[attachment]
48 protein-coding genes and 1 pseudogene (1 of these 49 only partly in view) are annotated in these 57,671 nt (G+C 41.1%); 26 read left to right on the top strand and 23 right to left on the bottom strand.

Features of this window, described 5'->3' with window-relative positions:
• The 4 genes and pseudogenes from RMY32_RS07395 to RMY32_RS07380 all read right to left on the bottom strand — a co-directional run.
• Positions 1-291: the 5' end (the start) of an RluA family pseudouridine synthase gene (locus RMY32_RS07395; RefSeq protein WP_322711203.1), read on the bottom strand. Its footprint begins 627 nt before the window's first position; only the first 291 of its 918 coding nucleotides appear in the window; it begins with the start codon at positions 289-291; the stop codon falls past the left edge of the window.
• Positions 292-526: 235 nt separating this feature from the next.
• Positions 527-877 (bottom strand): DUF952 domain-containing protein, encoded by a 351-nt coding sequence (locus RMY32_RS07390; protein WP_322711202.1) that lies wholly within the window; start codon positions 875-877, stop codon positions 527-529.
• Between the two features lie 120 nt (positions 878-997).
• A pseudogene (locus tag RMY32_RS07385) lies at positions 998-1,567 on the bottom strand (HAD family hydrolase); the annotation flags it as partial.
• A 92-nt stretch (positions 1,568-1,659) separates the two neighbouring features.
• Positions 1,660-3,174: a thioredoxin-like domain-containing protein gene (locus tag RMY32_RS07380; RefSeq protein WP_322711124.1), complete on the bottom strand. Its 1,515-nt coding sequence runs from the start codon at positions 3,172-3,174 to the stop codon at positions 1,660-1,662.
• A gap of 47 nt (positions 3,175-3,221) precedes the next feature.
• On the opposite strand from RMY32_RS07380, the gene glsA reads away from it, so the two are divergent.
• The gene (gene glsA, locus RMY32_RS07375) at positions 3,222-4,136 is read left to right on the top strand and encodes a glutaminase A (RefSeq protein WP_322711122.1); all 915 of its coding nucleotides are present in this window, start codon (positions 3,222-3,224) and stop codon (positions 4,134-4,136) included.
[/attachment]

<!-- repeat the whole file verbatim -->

48 protein-coding genes and 1 pseudogene (1 of these 49 only partly in view) are annotated in these 57,671 nt (G+C 41.1%); 26 read left to right on the top strand and 23 right to left on the bottom strand.

Features of this window, described 5'->3' with window-relative positions:
• The 4 genes and pseudogenes from RMY32_RS07395 to RMY32_RS07380 all read right to left on the bottom strand — a co-directional run.
• Positions 1-291: the 5' end (the start) of an RluA family pseudouridine synthase gene (locus RMY32_RS07395; RefSeq protein WP_322711203.1), read on the bottom strand. Its footprint begins 627 nt before the window's first position; only the first 291 of its 918 coding nucleotides appear in the window; it begins with the start codon at positions 289-291; the stop codon falls past the left edge of the window.
• Positions 292-526: 235 nt separating this feature from the next.
• Positions 527-877 (bottom strand): DUF952 domain-containing protein, encoded by a 351-nt coding sequence (locus RMY32_RS07390; protein WP_322711202.1) that lies wholly within the window; start codon positions 875-877, stop codon positions 527-529.
• Between the two features lie 120 nt (positions 878-997).
• A pseudogene (locus tag RMY32_RS07385) lies at positions 998-1,567 on the bottom strand (HAD family hydrolase); the annotation flags it as partial.
• A 92-nt stretch (positions 1,568-1,659) separates the two neighbouring features.
• Positions 1,660-3,174: a thioredoxin-like domain-containing protein gene (locus tag RMY32_RS07380; RefSeq protein WP_322711124.1), complete on the bottom strand. Its 1,515-nt coding sequence runs from the start codon at positions 3,172-3,174 to the stop codon at positions 1,660-1,662.
• A gap of 47 nt (positions 3,175-3,221) precedes the next feature.
• On the opposite strand from RMY32_RS07380, the gene glsA reads away from it, so the two are divergent.
• The gene (gene glsA, locus RMY32_RS07375) at positions 3,222-4,136 is read left to right on the top strand and encodes a glutaminase A (RefSeq protein WP_322711122.1); all 915 of its coding nucleotides are present in this window, start codon (positions 3,222-3,224) and stop codon (positions 4,134-4,136) included.